How to write a run_test.pl

ACE/TAO's auto_builds expect run_test.pl's to follow some guidelines that are needed to keep the auto_builds from hanging and to make sure the run_test.pl works on all platforms

Following is an example

eval '(exit $?0)' && eval 'exec perl -S $0 ${1+"$@"}'
    & eval 'exec perl -S $0 $argv:q'
    if 0;

# $Id: run_test.txt,v 1.1.1.1 2001/12/04 14:33:28 chad Exp $
# -*- perl -*-

use lib '../../../bin';
use PerlACE::Run_Test;

$status = 0;

$server_ior = PerlACE::LocalFile ("server.ior");
unlink $server_ior;

$SV = new PerlACE::Process ("server", "-o $server_ior");
$CL = new PerlACE::Process ("client", "-k file://$server_ior");

$SV->Spawn ();

if (PerlACE::waitforfile_timed ($server_ior, 5) == -1) {
    print STDERR "ERROR: cannot find file <$server_ior>\n";
    $SV->Kill ();
    exit 1;
} 

$client = $CL->SpawnWaitKill (60);

if ($client != 0) {
    print STDERR "ERROR: client returned $client\n";
    $status = 1;
}

$server = $SV->TerminateWaitKill (5);

if ($server != 0) {
    print STDERR "ERROR: server returned $server\n";
    $status = 1;
}

unlink $server_ior;
 
exit $status;

eval '(exit $?0)' && eval 'exec perl -S $0 ${1+"$@"}'
    & eval 'exec perl -S $0 $argv:q'
    if 0;

# $Id: run_test.txt,v 1.1.1.1 2001/12/04 14:33:28 chad Exp $

This is the standard header stuff. The eval is a trick used to get the perl script to run if it a unix shell treats it as a shell script.

The CVS ID string is the usual one we put in.

use lib '../../../bin';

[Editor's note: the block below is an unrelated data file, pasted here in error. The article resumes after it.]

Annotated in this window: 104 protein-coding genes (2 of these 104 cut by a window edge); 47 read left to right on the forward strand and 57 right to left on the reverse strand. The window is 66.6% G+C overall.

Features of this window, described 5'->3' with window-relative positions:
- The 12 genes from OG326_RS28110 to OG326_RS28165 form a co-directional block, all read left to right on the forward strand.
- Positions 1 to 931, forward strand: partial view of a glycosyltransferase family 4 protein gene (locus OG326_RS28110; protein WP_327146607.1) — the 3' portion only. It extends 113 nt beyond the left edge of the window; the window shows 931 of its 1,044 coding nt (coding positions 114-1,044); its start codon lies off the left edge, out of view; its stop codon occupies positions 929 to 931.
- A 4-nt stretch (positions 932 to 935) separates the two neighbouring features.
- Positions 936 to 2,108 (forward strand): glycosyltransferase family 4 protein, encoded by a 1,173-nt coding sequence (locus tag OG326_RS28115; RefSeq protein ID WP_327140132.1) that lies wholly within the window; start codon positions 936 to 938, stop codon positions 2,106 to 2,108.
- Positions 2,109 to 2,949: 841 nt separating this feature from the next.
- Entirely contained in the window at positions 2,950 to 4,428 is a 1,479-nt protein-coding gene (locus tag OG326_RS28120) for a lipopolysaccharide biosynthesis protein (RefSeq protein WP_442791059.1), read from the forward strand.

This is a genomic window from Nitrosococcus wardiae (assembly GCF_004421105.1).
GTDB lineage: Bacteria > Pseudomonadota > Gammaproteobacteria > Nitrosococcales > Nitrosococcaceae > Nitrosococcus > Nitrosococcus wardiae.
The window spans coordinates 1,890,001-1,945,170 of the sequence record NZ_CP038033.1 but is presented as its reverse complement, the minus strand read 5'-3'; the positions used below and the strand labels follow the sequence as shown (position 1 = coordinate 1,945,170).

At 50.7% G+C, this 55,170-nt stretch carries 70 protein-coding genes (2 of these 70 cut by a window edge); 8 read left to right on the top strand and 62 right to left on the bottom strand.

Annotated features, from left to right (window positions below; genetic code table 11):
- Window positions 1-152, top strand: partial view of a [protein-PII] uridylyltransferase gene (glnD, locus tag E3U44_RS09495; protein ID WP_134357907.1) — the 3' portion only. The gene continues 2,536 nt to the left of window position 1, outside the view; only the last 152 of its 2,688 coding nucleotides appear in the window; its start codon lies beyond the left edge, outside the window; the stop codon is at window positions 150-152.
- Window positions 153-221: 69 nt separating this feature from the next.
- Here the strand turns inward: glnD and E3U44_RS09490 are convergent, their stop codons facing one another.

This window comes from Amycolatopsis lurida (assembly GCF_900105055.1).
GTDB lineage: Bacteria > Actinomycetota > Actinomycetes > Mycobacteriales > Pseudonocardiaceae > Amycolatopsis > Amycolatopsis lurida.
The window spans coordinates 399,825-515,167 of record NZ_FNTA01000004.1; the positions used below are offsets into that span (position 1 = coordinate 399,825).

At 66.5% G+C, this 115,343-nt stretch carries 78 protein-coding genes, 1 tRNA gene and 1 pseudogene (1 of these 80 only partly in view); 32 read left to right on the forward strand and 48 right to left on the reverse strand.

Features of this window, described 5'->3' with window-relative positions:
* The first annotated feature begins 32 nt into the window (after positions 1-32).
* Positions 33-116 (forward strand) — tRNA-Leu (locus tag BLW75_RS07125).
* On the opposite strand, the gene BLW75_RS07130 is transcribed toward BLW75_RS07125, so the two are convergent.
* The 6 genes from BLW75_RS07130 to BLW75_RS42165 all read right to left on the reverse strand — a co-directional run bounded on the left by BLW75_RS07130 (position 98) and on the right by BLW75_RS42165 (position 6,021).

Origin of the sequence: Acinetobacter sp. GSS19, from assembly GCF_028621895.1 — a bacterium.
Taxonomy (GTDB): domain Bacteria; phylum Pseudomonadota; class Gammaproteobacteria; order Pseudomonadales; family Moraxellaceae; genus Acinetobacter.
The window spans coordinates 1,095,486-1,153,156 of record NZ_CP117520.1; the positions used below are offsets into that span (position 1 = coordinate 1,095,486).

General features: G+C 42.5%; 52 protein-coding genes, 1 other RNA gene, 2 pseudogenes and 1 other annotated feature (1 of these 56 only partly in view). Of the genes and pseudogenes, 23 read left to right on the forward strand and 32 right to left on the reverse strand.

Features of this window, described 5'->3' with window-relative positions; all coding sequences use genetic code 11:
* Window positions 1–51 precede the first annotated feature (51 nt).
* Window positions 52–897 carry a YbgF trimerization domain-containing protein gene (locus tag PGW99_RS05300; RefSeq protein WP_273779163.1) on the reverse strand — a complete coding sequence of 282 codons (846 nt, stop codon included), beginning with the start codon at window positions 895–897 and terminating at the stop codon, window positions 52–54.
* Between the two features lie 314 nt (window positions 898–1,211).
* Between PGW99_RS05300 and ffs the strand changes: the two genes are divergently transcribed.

use PerlACE::Run_Test;

The use lib line is used to tell Perl where the PerlACE modules are. It should be a relative path to the bin directory.

And PerlACE::Run_Test is a module to be used by all run_test.pl's. It does a couple of things, including parsing some common command line arguments (like -Config and -ExeSubDir) and also brings in the PerlACE::Process module.

$status = 0;

$server_ior = PerlACE::LocalFile ("server.ior");

unlink $server_ior;

Because of the way tests work on chorus, we need to have a fully qualified path to all *.ior and *.conf files. We unlink the file immediately because we use PerlACE::waitforfile_timed later.

$SV = new PerlACE::Process ("server", "-o $server_ior");
$CL = new PerlACE::Process ("client", " -k file://$server_ior ");

$SV->Spawn ();

The PerlACE::Process is constructed with an executable and arguments.

Note:
Unlike the old Process module, the process isn't started until one of the Spawn methods is used.
if (PerlACE::waitforfile_timed ($server_ior, 5) == -1) {
    print STDERR "ERROR: cannot find file <$server_ior>\n";
    $SV->Kill (); 
    exit 1;
} 

The PerlACE::waitforfile_timed method waits until the file is created. In this way, we know when to start the client. If no IOR file is used, then you'd need to use Perl's sleep method.

$client = $CL->SpawnWaitKill (60);

if ($client != 0) {
    print STDERR "ERROR: client returned $client\n";
    $status = 1;
}

Here is an example of starting the client. SpawnWaitKill will start the process and wait for the specified number of seconds for the process to end. If the time limit is reached, it will kill the process and return -1.

The return value of SpawnWaitKill is the return value of the process, unless it timed out. You don't need to check for the timeout, since SpawnWaitKill will print out a timeout error. Instead, just check for != 0.

$server = $SV->TerminateWaitKill (5);

if ($server != 0) {
    print STDERR "ERROR: server returned $server\n";
    $status = 1;
}

Here is the termination of the server. Servers are usually terminated either by TerminateWaitKill or just WaitKill. TerminateWaitKill is used when the server doesn't shut down itself. WaitKill is used when it does (such as when the client calls a shutdown method). Once again, we check the return status.

unlink $server_ior;
 
exit $status;

And finally, we unlink any files that were created and then just exit with $status.


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